Carrying on, Rhonda has three years left of her four year commitment, and then she’ll be free to move anywhere in the country to do what she really wants to do, practice medicine and save lives. “She toyed with the idea of staying in the area after fulfilling her commitment to the clinic,” Farris tells us, “but … she knew she would have to move a considerable distance to have any real chance of changing her image from an abortionist to a doctor who wanted to save lives.”
The one thing I will give to Farris is that he does make an effort at trying to make Rhonda appear human and relatable, what with the dead father and a few paragraphs describing her enjoying nature, escaping to Seattle or Vancouver on weekends, and drinking coffee, which I suppose is what Washingtonians do.
Some Professor David Gleason, sociology professor at Western Washington University, is arriving to take Rhonda “on yet another outing to Seattle.” (One of my pet peeves with Farris’ writing—everyone is introduced by their job title as if that’s part of their name, at least as long as the job title is impressive enough. Last chapter we met Pastor Randy Wallace, this chapter we get Professor David Gleason. This is not how people do this in real life).
Wait, what? Fairhaven is counterculture because of its coffee shops, long hair, and VW buses? Sure sounds an awful lot like my four years at Covenant.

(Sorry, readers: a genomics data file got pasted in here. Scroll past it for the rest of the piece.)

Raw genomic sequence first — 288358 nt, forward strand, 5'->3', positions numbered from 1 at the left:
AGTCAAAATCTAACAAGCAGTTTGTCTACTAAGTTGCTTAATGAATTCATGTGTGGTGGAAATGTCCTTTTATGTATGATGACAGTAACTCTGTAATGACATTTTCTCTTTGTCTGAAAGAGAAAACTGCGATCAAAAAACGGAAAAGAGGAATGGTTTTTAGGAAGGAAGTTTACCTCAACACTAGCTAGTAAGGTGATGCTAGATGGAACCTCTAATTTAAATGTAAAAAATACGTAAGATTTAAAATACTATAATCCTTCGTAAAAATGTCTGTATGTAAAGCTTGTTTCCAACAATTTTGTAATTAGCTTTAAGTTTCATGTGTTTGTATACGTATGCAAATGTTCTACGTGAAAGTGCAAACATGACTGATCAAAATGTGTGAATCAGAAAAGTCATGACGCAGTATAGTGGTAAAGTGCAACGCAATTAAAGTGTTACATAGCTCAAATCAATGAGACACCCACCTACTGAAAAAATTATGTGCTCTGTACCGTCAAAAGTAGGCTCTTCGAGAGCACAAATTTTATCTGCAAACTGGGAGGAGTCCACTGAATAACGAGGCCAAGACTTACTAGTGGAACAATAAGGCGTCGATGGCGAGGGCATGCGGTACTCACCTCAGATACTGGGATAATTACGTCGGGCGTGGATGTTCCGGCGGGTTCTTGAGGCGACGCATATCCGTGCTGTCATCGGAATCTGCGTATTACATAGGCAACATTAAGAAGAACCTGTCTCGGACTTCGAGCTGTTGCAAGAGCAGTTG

Ahem, sorry for that rabbit trail, back to the story.
“Rhonda’s job made her a hero of “the movement.” Environmentalists were held in great esteem, but they were a dime a dozen. Bellingham’s first abortionist was a rare commodity and a veritable hero in this politically correct community.”
YOU WERE DOING SO WELL WITH MAKING CHARACTERS HUMAN AND NOW THIS CARDBOARD CUTOUT! Bad job, Mike, bad job.
David likes Rhonda because not only is she “beautiful” (I guess we really are supposed to sympathize with Rhonda, at least somewhat. Farris only calls female characters we’re supposed to like “beautiful), “her “feminist” practice enhanced his standing among his liberal peers.” OMG! MIKE FARRIS INVENTED THE CREEPY “MALE FEMINIST” A DECADE AHEAD OF HUGO SCHWYZER! I’m not sure how I feel about this development.
Further demonstrating that we are supposed to be sympathizing with Rhonda, Farris tells us that “Inwardly, however, Rhonda’s views were more traditional.” She’s not exactly a big fan of David’s, “all-consuming commitment to the movement,” either. Oh yeah, and she wears minimal makeup, which probably is supposed to emphasize that underneath her “grisly job” she’s just a good little traditional woman who wandered from the path. Well, either that, or she’s so beautiful she doesn’t need lots of makeup, but I’m going with the former.
Oooh, another mention of the “Vince” from the first chapter. Who is this Vince and why do we keep getting mentions with no details? Apparently he’s a jerk but also a hottie because, in making comparisons between Male Feminist David and Mysterious Vince, “As much as she had been hurt by Vince, it still wasn’t much of a contest.”
I guess we’re going to have to wait to find out who Vince is and why he’s important, because with that the chapter ends. Next time we find out more about College Student Suzie (not totally sold on that name).